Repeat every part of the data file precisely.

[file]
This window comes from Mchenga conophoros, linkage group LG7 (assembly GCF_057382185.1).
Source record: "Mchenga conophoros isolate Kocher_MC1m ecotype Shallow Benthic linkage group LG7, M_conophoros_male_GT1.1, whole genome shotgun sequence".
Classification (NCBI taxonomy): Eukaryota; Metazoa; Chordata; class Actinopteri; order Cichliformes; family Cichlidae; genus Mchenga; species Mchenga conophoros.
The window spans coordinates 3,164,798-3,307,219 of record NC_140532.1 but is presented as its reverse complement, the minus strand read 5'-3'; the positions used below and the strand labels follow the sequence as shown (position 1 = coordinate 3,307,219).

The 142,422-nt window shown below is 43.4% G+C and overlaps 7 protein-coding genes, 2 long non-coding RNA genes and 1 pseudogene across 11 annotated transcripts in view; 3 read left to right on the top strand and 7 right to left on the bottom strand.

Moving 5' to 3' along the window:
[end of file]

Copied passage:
This window comes from Mchenga conophoros, linkage group LG7 (assembly GCF_057382185.1).
Source record: "Mchenga conophoros isolate Kocher_MC1m ecotype Shallow Benthic linkage group LG7, M_conophoros_male_GT1.1, whole genome shotgun sequence".
Classification (NCBI taxonomy): Eukaryota; Metazoa; Chordata; class Actinopteri; order Cichliformes; family Cichlidae; genus Mchenga; species Mchenga conophoros.
The window spans coordinates 3,164,798-3,307,219 of record NC_140532.1 but is presented as its reverse complement, the minus strand read 5'-3'; the positions used below and the strand labels follow the sequence as shown (position 1 = coordinate 3,307,219).

The 142,422-nt window shown below is 43.4% G+C and overlaps 7 protein-coding genes, 2 long non-coding RNA genes and 1 pseudogene across 11 annotated transcripts in view; 3 read left to right on the top strand and 7 right to left on the bottom strand.

Moving 5' to 3' along the window: